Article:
Why a female founder started a company to help women find jobs, and why she quit


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When American-born Chinese Ying-Ying Lu was brought on as a co-founder for a new startup, she wasn’t sure what she was getting into. Enticed by the adventure and the chance to make a difference, Lu jumped headfirst into entrepreneurship, giving up an opportunity to work a corporate job in New York City.

“I think a lot of people who have never been an entrepreneur before overlook the costs, psychologically,” Lu says.

Lu joined up with two other co-founders to build Weipin, an online marketplace for homeowners in China to find and hire live-in ayi – a colloquial term for maids. She was most interested in the social enterprise aspect of the business and the chance to help underprivileged Chinese women find good work. “No one is working on the problems of 99 percent of the world,” she explains.

Weipin has placed hundreds of women in homes where they cook, clean, look after kids, and perform other household duties. The company works with local agencies that act as middlemen between maids and the homeowners who ultimately hire them. Each woman is set up with a sort of resume page that includes a one-minute introduction video. Lu says the site sees about six to eight placements every day.

But her enthusiasm gradually waned as reality set in. The three co-founders – two women and one man – had different visions for Weipin. Eventually, the other female founder left the company, leaving only Lu and her male colleague.

A clash of co-founders

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An ayi profile page on Weipin.

At the beginning, they received offers to conduct offline training sessions in poor areas outside Beijing with women who just graduated from training school. They taught the ayis how to handle conflicts with families, their rights as caretakers, and how to interact with children. Furthermore, Weipin showed the women how to use their app and website, which created a community for caretakers to connect. The company made some extra cash on the side, and Lu felt she was making an impact, albeit a small one.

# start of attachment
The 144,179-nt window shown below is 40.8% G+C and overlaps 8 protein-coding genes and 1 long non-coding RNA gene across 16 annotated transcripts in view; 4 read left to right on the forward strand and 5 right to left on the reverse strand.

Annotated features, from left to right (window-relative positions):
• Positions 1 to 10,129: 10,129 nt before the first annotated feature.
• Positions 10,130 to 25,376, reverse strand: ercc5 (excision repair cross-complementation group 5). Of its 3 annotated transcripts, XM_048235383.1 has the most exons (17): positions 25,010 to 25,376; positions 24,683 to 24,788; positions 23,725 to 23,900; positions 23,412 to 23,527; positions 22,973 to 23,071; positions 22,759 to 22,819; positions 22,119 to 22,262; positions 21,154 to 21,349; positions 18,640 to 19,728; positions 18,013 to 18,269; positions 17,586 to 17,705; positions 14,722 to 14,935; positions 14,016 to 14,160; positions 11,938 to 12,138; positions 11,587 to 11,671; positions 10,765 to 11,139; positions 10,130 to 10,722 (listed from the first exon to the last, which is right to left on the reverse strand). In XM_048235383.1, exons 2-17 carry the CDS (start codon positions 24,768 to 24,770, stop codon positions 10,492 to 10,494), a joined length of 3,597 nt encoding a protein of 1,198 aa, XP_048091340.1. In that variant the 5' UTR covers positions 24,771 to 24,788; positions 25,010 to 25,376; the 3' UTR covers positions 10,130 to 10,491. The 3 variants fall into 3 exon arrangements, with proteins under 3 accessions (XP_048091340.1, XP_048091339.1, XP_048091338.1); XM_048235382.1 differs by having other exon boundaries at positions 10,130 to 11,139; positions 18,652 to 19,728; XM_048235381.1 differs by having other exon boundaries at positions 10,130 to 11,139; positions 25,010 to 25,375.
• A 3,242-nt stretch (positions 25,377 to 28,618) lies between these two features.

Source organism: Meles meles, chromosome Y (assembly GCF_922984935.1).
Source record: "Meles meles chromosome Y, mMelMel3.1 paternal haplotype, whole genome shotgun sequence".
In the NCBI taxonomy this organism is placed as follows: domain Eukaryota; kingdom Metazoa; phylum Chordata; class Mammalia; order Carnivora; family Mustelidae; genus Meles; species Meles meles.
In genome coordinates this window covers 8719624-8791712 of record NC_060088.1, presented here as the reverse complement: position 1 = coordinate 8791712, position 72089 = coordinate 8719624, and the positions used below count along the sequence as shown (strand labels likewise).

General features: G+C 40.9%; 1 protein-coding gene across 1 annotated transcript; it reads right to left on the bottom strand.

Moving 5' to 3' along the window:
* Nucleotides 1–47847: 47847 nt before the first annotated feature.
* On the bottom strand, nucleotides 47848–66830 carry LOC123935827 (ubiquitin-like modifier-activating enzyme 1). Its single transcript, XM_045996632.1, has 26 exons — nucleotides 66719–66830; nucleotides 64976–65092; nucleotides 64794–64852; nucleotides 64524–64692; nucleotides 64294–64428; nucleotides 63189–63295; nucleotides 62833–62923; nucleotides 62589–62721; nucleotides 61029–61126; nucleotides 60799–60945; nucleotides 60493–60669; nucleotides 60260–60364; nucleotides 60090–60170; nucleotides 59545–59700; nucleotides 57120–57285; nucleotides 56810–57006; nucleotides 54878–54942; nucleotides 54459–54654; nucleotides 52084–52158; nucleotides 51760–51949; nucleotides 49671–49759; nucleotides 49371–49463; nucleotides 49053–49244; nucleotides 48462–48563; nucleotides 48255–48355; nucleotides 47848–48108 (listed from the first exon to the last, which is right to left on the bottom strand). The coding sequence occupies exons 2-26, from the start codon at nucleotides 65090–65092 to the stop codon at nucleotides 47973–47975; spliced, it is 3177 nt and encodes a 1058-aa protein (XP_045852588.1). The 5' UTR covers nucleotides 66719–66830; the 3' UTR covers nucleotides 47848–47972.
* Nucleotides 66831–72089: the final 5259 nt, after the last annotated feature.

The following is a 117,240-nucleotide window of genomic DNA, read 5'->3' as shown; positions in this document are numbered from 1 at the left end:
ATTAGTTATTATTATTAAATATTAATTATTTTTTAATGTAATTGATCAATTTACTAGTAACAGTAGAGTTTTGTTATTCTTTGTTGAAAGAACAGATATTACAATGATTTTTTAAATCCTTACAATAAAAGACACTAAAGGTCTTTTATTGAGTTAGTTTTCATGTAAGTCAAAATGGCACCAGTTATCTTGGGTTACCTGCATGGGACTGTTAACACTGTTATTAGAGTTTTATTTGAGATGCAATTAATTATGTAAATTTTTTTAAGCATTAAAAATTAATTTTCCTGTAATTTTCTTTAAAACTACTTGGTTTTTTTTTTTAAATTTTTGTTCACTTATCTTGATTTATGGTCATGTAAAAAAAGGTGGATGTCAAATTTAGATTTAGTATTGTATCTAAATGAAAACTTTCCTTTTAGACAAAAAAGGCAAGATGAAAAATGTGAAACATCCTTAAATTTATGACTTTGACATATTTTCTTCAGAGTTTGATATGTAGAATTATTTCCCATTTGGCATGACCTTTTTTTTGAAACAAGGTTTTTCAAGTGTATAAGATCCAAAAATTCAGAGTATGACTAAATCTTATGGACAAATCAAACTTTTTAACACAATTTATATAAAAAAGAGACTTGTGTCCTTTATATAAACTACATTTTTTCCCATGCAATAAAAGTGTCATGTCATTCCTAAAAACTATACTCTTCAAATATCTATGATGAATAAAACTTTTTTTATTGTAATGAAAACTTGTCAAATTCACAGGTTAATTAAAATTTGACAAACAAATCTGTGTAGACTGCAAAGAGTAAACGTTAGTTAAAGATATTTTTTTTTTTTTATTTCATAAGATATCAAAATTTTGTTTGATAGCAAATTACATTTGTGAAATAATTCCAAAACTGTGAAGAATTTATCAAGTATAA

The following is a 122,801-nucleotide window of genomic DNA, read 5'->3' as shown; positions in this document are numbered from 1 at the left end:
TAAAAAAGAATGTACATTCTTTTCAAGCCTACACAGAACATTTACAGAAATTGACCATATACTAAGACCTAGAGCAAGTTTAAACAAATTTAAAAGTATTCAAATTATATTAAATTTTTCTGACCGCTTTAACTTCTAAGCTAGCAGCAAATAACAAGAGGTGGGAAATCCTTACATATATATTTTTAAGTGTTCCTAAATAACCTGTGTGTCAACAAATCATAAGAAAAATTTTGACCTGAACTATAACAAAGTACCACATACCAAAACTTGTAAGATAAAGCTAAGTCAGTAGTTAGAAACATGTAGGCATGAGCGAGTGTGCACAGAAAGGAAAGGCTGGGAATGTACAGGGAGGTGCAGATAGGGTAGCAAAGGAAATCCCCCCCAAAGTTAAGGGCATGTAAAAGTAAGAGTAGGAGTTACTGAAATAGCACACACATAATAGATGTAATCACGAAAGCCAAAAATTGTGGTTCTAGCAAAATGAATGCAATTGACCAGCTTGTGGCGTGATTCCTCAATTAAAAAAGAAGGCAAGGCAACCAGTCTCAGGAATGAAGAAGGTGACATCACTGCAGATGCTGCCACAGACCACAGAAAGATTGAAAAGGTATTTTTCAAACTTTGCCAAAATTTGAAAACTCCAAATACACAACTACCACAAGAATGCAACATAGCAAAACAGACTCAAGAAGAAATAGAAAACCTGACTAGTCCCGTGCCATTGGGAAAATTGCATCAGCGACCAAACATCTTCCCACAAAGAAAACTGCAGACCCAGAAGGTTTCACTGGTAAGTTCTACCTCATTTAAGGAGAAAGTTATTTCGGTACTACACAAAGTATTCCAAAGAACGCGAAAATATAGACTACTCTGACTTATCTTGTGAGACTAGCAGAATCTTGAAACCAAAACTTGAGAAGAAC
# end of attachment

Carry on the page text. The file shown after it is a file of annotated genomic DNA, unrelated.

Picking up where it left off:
While Lu wanted to continue these offline workshops, her co-founder was adamant about shifting focus exclusively to the online element of the business. And because he had poured his own personal savings into the project, his decision was ultimately final. But that wasn’t the only reason Lu felt the business was out of her hands.

“Not a lot of women know tech,” Lu says, “Being female cancorrelate with being the non-technical founder, which in this world puts you at a disadvantage.”

Lu soon found that despite her business focusing on a largely female market, tech startups are still largely men’s territory. “It’s just a lonely process. The people I thought I could talk to professionally are all men.”

She says even in professional environments, men often subconsciously perceive women as wives, mistresses, or daughters. As a woman in her mid-twenties pitching to venture capitalists and angels usually in their 30s or 40s, she usually ended up in the daughter role. One of her advisors even suggested she act as the company CEO during meetings with potential investors to “use her feminine charm.” The advisor guaranteed the approach would get the team funding in two weeks, but Lu declined the advice.

While gender roles put women at a disadvantage, Lu explains there are a few perks. “It’s easier to ask for help and more socially acceptable to ask for help,” she says, explaining that being female makes it easier to get mentors.

“It changes the whole way you think about life”

A year after she came on board, however, Lu decided to leave the company. She has just returned to the US, citing the difficulties with “team alignment.”

“I think it cannot succeed in its current form, but could have succeeded in a more offline-heavy form.”

Lu’s vision of Weipin was as a social enterprise, not necessarily a for-profit business. “In the Chinese environment, it hurts to call yourself social. You can’t raise funding,” she says. When asked if women have a greater tendency to focus on social enterprise and if more female investors would benefit such startups, Lu seemed unsure.

Although disappointed, she says helping women find jobs in that way – faster, in better locations, and with better-matched families – was worth the drama. She says she wants to stay in the tech and startup ecosystem, though not necessarily as a CEO or founder. She prefers playing the support role, but won’t regret having stepped into an executive position.

“I think people should do startups. It changes the whole way you think about life,” she says. “I realized that everything I want, I have to create, and I have the power to do that.”

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Editing by Steven Millward
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